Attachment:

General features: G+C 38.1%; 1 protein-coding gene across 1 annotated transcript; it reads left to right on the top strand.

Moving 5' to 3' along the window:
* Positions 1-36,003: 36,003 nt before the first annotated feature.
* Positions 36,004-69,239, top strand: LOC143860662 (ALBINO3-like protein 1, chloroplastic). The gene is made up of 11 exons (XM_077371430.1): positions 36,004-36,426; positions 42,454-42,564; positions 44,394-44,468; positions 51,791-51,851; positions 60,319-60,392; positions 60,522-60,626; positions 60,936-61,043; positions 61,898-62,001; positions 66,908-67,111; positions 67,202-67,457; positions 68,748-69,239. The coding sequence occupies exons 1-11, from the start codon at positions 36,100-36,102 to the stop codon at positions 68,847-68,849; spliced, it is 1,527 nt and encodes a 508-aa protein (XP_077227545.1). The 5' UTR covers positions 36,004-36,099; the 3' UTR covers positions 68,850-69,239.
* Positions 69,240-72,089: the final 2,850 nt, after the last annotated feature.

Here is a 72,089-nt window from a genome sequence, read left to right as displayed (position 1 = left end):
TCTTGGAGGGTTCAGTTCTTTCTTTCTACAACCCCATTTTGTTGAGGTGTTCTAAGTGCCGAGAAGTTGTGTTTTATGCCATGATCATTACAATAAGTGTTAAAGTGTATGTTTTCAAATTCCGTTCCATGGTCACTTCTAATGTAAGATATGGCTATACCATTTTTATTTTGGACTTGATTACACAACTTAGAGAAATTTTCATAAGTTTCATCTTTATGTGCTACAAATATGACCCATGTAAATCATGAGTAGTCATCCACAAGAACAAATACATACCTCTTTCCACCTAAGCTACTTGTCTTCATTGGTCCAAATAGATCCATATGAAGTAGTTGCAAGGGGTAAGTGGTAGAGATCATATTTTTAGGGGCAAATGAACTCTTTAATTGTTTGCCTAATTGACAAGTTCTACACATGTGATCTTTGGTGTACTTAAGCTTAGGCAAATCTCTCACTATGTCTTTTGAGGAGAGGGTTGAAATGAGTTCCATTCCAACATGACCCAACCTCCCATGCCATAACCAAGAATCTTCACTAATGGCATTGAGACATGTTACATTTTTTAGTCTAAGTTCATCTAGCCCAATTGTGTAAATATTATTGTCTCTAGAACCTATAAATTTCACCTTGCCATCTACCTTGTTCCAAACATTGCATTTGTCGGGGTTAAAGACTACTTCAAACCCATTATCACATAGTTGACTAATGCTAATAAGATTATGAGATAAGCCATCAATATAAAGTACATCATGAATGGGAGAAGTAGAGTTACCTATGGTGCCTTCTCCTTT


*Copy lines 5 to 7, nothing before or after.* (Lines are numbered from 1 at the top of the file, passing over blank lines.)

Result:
* Positions 69,240-72,089: the final 2,850 nt, after the last annotated feature.

Here is a 72,089-nt window from a genome sequence, read left to right as displayed (position 1 = left end):
TCTTGGAGGGTTCAGTTCTTTCTTTCTACAACCCCATTTTGTTGAGGTGTTCTAAGTGCCGAGAAGTTGTGTTTTATGCCATGATCATTACAATAAGTGTTAAAGTGTATGTTTTCAAATTCCGTTCCATGGTCACTTCTAATGTAAGATATGGCTATACCATTTTTATTTTGGACTTGATTACACAACTTAGAGAAATTTTCATAAGTTTCATCTTTATGTGCTACAAATATGACCCATGTAAATCATGAGTAGTCATCCACAAGAACAAATACATACCTCTTTCCACCTAAGCTACTTGTCTTCATTGGTCCAAATAGATCCATATGAAGTAGTTGCAAGGGGTAAGTGGTAGAGATCATATTTTTAGGGGCAAATGAACTCTTTAATTGTTTGCCTAATTGACAAGTTCTACACATGTGATCTTTGGTGTACTTAAGCTTAGGCAAATCTCTCACTATGTCTTTTGAGGAGAGGGTTGAAATGAGTTCCATTCCAACATGACCCAACCTCCCATGCCATAACCAAGAATCTTCACTAATGGCATTGAGACATGTTACATTTTTTAGTCTAAGTTCATCTAGCCCAATTGTGTAAATATTATTGTCTCTAGAACCTATAAATTTCACCTTGCCATCTACCTTGTTCCAAACATTGCATTTGTCGGGGTTAAAGACTACTTCAAACCCATTATCACATAGTTGACTAATGCTAATAAGATTATGAGATAAGCCATCAATATAAAGTACATCATGAATGGGAGAAGTAGAGTTACCTATGGTGCCTTCTCCTTT